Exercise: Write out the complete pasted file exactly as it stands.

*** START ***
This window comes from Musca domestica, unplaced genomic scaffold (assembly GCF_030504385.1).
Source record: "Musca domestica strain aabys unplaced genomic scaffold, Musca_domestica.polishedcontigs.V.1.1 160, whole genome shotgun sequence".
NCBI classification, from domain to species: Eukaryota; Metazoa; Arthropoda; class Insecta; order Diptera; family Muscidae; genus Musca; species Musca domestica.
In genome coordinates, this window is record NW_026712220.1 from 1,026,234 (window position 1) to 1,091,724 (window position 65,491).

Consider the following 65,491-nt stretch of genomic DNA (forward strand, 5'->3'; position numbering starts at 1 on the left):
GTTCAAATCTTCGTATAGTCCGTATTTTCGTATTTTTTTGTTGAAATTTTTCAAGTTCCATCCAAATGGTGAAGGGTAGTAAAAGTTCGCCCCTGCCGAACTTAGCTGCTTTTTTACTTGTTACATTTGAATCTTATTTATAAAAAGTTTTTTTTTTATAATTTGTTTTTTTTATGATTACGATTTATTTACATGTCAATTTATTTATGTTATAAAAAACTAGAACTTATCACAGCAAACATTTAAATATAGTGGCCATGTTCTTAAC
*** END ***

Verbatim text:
This window comes from Musca domestica, unplaced genomic scaffold (assembly GCF_030504385.1).
Source record: "Musca domestica strain aabys unplaced genomic scaffold, Musca_domestica.polishedcontigs.V.1.1 160, whole genome shotgun sequence".
NCBI classification, from domain to species: Eukaryota; Metazoa; Arthropoda; class Insecta; order Diptera; family Muscidae; genus Musca; species Musca domestica.
In genome coordinates, this window is record NW_026712220.1 from 1,026,234 (window position 1) to 1,091,724 (window position 65,491).

Consider the following 65,491-nt stretch of genomic DNA (forward strand, 5'->3'; position numbering starts at 1 on the left):
GTTCAAATCTTCGTATAGTCCGTATTTTCGTATTTTTTTGTTGAAATTTTTCAAGTTCCATCCAAATGGTGAAGGGTAGTAAAAGTTCGCCCCTGCCGAACTTAGCTGCTTTTTTACTTGTTACATTTGAATCTTATTTATAAAAAGTTTTTTTTTTATAATTTGTTTTTTTTATGATTACGATTTATTTACATGTCAATTTATTTATGTTATAAAAAACTAGAACTTATCACAGCAAACATTTAAATATAGTGGCCATGTTCTTAAC